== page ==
nytheatre.com review by Michael Criscuolo
November 11, 2006
The conflict at the heart of Vaclav Havel's The Memo lies with the title document, which is written in a secret corporate language that few people can decipher. The memo contains instructions on how to translate it, but in order to do so one must have the proper paperwork filled out. The problem is that the paperwork cannot be authorized unless the memo is translated first. Did you catch all that? If so, then you may very well enjoy Untitled Theater Company # 61's new revival of The Memo. Scrupulously directed by Edward Einhorn and performed well by a talented ensemble, this is a fine production of a play that is just as scrupulously confusing and hard to follow.
Mr. Gross is the Director of an unnamed corporation that does who-knows-what. His second-in-command, Max, the Deputy Director, has authorized the creation of the secret language (which is inscrutably named Ptydepe) in a ploy to oust Gross and take his job. Once he does, however, Max discovers that he's in over his head: being a head administrator is not part of his skill set. Meanwhile, Ptydepe is causing the breakdown of company-wide communication as Gross finds himself sliding further down the corporate ladder.
The Memo is one of Havel's earliest plays, but is already chock full of his soon-to-be trademarks (absurdism, repetition, an urge to make fools out of the powers that be). What the play doesn't have, though, is any sort of narrative discipline. Havel had not yet fully embraced story structure, and it shows here. Thematically, he is sound as usual, but the story doesn't hold up under the weight of the author making his point over and over again. By the end of the first act, the characters have experienced change, and Havel has gotten his message across. Normally, this would be a perfect point of closure, but in The Memo it just serves as the launching pad for an inexplicably random and redundant second act. Nothing new is learned, nothing more is gained from prolonged exposure to Havel's agenda, and no more enjoyment is gleaned from a two-hour-and-forty-five-minute behemoth that could've been a much more effective eighty minute one-act.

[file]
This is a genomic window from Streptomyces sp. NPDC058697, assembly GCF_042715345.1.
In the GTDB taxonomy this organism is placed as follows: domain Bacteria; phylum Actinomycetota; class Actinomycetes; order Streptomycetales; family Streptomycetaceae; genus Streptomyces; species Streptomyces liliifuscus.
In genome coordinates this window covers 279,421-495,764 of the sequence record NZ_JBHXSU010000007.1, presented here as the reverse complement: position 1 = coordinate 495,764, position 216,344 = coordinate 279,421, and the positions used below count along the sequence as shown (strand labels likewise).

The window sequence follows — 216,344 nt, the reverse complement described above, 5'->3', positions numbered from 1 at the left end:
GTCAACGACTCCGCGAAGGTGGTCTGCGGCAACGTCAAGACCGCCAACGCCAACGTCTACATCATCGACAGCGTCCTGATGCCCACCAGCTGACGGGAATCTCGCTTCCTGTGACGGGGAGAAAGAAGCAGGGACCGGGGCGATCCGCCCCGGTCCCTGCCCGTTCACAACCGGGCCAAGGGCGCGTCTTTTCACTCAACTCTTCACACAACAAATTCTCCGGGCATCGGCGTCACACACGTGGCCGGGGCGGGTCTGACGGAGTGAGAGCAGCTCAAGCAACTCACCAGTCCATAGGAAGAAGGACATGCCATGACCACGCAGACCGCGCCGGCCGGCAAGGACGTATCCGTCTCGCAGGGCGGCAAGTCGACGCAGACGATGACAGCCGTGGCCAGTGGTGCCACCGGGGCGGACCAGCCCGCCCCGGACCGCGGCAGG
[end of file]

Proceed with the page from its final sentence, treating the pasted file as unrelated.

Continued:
Einhorn and his company sure do make a go of it, though. Einhorn understands Havel's aesthetic and wrings much-needed laughs from the script. Alexander C. Senchak multi-area set and Carla Grant's costumes evoke the play's corporate sameness with precision. Maxwell Zener is pitch perfect as the smugly sinister Max. Peter Bean and Uma Incrocci are hilarious as, respectively, the only man who fully understands Ptydepe and the woman who thinks that's hot. And, as Gross, Andrew Rothkin makes the most of a troublingly passive and easily manipulated character. In the end, though, The Memo undermines this talented group.